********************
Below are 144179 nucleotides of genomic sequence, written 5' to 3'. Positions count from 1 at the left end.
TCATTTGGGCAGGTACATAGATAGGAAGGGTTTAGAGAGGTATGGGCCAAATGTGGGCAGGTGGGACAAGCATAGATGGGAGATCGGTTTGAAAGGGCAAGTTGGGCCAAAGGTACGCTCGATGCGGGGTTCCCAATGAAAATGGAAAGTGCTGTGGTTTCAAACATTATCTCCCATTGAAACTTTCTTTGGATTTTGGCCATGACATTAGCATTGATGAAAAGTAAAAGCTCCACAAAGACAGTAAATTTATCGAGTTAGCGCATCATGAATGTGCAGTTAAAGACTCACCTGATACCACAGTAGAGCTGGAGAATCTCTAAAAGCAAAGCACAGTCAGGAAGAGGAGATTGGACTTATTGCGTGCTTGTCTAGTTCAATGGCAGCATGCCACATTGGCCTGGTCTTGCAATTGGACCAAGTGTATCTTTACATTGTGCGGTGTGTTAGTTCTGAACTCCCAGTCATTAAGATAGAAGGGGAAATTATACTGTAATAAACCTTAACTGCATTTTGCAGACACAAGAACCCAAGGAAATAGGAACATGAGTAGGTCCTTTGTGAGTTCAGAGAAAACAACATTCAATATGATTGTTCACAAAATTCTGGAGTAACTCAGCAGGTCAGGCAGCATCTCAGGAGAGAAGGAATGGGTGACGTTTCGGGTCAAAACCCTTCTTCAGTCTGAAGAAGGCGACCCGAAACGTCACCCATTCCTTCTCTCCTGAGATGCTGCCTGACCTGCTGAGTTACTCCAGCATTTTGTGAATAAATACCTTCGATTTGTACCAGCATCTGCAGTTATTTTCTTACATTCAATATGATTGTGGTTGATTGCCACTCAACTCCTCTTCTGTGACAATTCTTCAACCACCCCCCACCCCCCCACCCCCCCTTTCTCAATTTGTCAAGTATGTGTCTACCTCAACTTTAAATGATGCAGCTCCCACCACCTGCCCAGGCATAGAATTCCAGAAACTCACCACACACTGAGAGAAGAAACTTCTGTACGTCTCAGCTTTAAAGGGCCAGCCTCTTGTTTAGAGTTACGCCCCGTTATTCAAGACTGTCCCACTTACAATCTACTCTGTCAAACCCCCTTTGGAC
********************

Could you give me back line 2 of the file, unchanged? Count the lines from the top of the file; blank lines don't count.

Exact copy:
TCATTTGGGCAGGTACATAGATAGGAAGGGTTTAGAGAGGTATGGGCCAAATGTGGGCAGGTGGGACAAGCATAGATGGGAGATCGGTTTGAAAGGGCAAGTTGGGCCAAAGGTACGCTCGATGCGGGGTTCCCAATGAAAATGGAAAGTGCTGTGGTTTCAAACATTATCTCCCATTGAAACTTTCTTTGGATTTTGGCCATGACATTAGCATTGATGAAAAGTAAAAGCTCCACAAAGACAGTAAATTTATCGAGTTAGCGCATCATGAATGTGCAGTTAAAGACTCACCTGATACCACAGTAGAGCTGGAGAATCTCTAAAAGCAAAGCACAGTCAGGAAGAGGAGATTGGACTTATTGCGTGCTTGTCTAGTTCAATGGCAGCATGCCACATTGGCCTGGTCTTGCAATTGGACCAAGTGTATCTTTACATTGTGCGGTGTGTTAGTTCTGAACTCCCAGTCATTAAGATAGAAGGGGAAATTATACTGTAATAAACCTTAACTGCATTTTGCAGACACAAGAACCCAAGGAAATAGGAACATGAGTAGGTCCTTTGTGAGTTCAGAGAAAACAACATTCAATATGATTGTTCACAAAATTCTGGAGTAACTCAGCAGGTCAGGCAGCATCTCAGGAGAGAAGGAATGGGTGACGTTTCGGGTCAAAACCCTTCTTCAGTCTGAAGAAGGCGACCCGAAACGTCACCCATTCCTTCTCTCCTGAGATGCTGCCTGACCTGCTGAGTTACTCCAGCATTTTGTGAATAAATACCTTCGATTTGTACCAGCATCTGCAGTTATTTTCTTACATTCAATATGATTGTGGTTGATTGCCACTCAACTCCTCTTCTGTGACAATTCTTCAACCACCCCCCACCCCCCCACCCCCCCTTTCTCAATTTGTCAAGTATGTGTCTACCTCAACTTTAAATGATGCAGCTCCCACCACCTGCCCAGGCATAGAATTCCAGAAACTCACCACACACTGAGAGAAGAAACTTCTGTACGTCTCAGCTTTAAAGGGCCAGCCTCTTGTTTAGAGTTACGCCCCGTTATTCAAGACTGTCCCACTTACAATCTACTCTGTCAAACCCCCTTTGGAC